Insurers’ Attorneys Demanding Reimbursement for Baseless Lawsuits
McClenny Moseley & Associates cast a wide net in search of hurricane victims to sign on as clients. Soon, the Houston-based law firm may start paying to clean up some of the detritus that it caught.
Attorneys who represent United National Insurance Co. filed motions last week asking a US District Court judge to order MMA to pay a total of $23,710.35 as reimbursement for the cost of responding to eight baseless lawsuits that MMA had filed against the carrier.
Last month, another federal judge ordered MMA to pay $15,914 to another insurance defense attorney for the cost of responding to a bogus lawsuit.
“You sued an insurance company that didn’t issue a policy without doing any investigation into whether there was a policy,” Judge David C. Joseph, with the US District Court for Western Louisiana, told an MMA lawyer during a Dec. 28 hearing.
As the Claims Journal previously reported, US District Court Judge James D. Cain called the managing attorney of MMA’s New Orleans office, R. William Huye III, into his courtroom on Dec. 13 for an explanation after he found 43 lawsuits that appeared to duplicate other filings, were filed against the wrong insurer, or made specious claims, such as hurricane damage to a property that wasn’t in the path of the named storm. Cain compared attorneys for the law firm to “bottom feeders” for filing 1,642 hurricane lawsuits over the course of four days. He threatened to sanction the law firm $200 for each baseless lawsuit he finds.
Since then, Cain has ordered $200 sanctions in two separate cases after MMA filed motions to dismiss the lawsuits. More than 40 other questionable cases remain pending, including the eight suits that were filed against United National.
Huye has attended three separate court hearings in the past four months to explain how his law firm had botched so many court filings. The hearing held Dec. 28 before Judge Joseph revealed some new details.
Attorney Matthew D. Monson, representing Allied Trust Insurance Co., told Judge Joseph that a marketing company called Velawcity ID is referring potential clients to MMA. He said his own wife received an unsolicited text message from Velawcity telling her that she qualifies for Hurricane Ida claim dollars.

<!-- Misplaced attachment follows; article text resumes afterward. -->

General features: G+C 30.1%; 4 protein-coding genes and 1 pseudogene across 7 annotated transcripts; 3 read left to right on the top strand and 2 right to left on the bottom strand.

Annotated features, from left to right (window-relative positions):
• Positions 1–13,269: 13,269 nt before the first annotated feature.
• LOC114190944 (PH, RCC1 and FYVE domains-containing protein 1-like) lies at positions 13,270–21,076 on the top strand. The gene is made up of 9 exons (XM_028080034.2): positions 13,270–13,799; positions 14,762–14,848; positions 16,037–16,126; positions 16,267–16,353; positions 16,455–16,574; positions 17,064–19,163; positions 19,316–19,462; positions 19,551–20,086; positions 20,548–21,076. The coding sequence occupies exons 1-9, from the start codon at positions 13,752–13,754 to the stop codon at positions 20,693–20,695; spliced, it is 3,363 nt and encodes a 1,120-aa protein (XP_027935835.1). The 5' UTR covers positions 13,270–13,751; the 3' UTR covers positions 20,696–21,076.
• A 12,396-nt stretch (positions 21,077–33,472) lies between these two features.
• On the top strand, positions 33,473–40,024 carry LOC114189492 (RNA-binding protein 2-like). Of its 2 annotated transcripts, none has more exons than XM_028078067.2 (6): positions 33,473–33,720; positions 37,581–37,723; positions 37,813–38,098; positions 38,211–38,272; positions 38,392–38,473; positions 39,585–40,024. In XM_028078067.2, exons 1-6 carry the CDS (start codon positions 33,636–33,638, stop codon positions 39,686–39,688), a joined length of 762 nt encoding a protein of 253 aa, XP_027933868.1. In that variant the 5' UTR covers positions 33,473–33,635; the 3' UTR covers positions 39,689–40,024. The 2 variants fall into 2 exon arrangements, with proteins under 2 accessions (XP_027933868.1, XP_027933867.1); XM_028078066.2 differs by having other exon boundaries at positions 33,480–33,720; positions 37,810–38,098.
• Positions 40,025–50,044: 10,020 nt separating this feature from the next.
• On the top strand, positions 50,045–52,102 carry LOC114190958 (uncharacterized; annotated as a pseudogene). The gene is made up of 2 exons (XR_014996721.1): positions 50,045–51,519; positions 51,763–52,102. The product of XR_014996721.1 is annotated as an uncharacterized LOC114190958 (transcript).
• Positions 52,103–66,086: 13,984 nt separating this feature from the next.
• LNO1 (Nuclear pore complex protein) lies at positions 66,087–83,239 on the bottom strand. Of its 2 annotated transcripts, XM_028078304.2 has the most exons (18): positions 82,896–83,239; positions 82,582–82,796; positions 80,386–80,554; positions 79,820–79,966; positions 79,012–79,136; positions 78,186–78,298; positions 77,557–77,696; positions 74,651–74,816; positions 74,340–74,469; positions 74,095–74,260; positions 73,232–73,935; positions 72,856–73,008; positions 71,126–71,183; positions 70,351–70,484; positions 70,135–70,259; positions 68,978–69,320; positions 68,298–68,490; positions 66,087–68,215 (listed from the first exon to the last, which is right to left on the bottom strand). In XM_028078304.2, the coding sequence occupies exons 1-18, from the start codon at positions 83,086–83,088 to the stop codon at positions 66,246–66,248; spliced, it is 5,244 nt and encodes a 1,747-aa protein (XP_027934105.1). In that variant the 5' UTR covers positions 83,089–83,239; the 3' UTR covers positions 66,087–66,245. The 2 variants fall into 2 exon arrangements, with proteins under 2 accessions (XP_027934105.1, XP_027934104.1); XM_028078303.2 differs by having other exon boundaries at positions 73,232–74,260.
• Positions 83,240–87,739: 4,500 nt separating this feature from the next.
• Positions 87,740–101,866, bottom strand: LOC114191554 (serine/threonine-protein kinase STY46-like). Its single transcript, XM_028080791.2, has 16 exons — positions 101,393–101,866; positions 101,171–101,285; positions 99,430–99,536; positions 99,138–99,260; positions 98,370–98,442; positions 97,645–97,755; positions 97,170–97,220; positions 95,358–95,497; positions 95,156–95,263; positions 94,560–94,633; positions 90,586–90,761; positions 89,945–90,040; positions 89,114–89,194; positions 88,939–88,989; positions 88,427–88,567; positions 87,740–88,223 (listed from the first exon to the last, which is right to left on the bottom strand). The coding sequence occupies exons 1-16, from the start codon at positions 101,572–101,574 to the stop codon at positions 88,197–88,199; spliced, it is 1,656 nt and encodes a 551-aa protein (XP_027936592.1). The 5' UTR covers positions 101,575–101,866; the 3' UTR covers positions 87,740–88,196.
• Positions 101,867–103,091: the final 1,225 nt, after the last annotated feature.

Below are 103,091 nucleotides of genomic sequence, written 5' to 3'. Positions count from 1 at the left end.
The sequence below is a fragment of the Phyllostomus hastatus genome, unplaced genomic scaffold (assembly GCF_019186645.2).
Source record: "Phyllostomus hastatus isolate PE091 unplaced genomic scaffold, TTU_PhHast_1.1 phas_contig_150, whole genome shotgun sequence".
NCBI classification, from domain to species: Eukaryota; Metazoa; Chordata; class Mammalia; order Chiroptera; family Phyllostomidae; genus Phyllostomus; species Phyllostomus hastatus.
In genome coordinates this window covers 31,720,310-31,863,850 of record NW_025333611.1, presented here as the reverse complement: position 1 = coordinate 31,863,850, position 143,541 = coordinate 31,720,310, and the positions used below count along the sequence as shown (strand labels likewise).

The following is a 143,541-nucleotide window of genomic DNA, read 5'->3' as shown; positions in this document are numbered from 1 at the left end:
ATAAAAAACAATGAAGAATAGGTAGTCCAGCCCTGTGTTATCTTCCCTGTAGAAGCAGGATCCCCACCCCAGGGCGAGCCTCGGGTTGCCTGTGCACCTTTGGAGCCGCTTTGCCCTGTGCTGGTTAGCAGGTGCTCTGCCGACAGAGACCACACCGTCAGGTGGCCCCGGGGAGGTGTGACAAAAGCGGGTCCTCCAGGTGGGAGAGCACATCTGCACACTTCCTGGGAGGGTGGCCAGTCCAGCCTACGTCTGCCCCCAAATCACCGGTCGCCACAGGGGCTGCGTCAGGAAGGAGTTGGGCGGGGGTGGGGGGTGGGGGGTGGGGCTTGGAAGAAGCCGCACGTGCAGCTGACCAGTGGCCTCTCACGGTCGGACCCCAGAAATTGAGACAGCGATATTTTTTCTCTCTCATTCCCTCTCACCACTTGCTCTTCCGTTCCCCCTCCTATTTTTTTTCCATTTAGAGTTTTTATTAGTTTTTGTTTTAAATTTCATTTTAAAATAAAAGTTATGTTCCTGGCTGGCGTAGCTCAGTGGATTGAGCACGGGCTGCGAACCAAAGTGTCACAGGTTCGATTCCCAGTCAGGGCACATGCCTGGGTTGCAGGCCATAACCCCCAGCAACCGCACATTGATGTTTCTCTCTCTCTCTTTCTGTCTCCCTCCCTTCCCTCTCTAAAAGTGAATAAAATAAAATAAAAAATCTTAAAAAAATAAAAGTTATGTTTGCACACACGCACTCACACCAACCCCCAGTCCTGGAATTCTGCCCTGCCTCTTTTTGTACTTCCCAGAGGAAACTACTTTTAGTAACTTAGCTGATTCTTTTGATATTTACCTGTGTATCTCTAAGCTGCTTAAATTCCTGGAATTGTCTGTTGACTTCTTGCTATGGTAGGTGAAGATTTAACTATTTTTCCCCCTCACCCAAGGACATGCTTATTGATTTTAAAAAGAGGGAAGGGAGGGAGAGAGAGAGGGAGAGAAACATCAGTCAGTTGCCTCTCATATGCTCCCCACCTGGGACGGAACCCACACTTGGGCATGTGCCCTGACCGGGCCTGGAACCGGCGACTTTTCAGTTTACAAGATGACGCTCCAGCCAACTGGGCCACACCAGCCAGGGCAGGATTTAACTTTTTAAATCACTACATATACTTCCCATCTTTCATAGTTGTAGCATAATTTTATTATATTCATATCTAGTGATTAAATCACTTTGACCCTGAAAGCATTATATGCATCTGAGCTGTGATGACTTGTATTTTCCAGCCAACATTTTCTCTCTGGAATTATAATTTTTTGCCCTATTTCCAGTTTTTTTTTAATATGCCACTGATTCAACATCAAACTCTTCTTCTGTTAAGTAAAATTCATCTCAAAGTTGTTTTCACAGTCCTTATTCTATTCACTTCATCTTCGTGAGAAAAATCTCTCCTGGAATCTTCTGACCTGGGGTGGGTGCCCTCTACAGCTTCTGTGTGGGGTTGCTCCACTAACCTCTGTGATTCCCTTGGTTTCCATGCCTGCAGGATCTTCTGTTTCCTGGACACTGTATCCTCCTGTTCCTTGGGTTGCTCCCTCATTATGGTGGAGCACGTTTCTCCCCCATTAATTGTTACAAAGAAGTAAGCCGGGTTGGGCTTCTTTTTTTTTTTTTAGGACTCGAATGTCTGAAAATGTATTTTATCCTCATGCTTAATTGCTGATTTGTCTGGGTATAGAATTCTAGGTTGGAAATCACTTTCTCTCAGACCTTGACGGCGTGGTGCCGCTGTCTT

Another insurance defense attorney, William B. Collum in Tampa, said in a LinkedIn post that his deceased father also received a marketing message from McClenny Moseley. The firm mailed a letter in his father’s name, but addressed to Collum’s residence in Fort Myers. Collum said his father lived with him during the last year of his life, before dying seven years ago.
“He’s interred in Michigan, far outside Hurricane Ian’s path,” the LinkedIn post says.
At the court hearing, Monson said Velawcity’s names appear on intake forms that MMA uses to sign up clients.
“Velawcity is the reason why McClenny Moseley has 15,000 claims when nobody else has 1,000,” he said.
One of those intake forms gave a name and address for Bobby Dyer, a Shreveport property owner who sued Monson’s client, Allied Trust. Dyer attended the Dec. 28 hearing and told the judge that actually his property was insured by Allstate.
Joseph said MMA seemed to rely exclusively on the information provided by Velawcity. He said the company was “essentially a runner,” a term of a person who illegally recruits insurance claimants.
On Jan. 17, Joseph dismissed Dyer’s lawsuit with prejudice and ordered MMA to pay Monson $15,914 for the cost of responding to the baseless lawsuit.
The Degan, Blanchard & Nash law firm in New Orleans is also seeking reimbursement for the cost of responding to eight lawsuits that were filed against United National by property owners who were not insured with the carrier. The law firm listed is costs in eight separate motions, with fees ranging from about $1,500 to $2,000 in each case and “internal costs” of $1,250 per claim. Altogether, the law firm is asking for $23,710.35.
In a telephone interview on Friday, Huye acknowledged that his law firm had filed some lawsuits even though it did not have the insurance policy or declaration page in hand. But he said Louisiana’s strict two-year statute of limitations puts plaintiffs attorneys in a difficult position. If he did not file a claim, hurricane victims who have valid claims against their insurers would lose their right to collect any payout.
“You have a limited amount of time to file your lawsuits you lose your insurance,” he said.
Huye said any comparison of Velawcity to an insurance claim “runner” is “absolutely false.” He said the company does advertising for his law firm and helps reach out to potential hurricane victims. He said MMA operates a call center staffed my non-attorneys who are given scripted answers to caller’s questions, but all legal work is conducted by licensed attorneys.
Huye said some mistakes are made because of the large volume. He said he is well aware that some insurance defense attorneys will demand reimbursement for their costs.
“That is something that we will have to deal with,” he said. “We have to act reasonably.”
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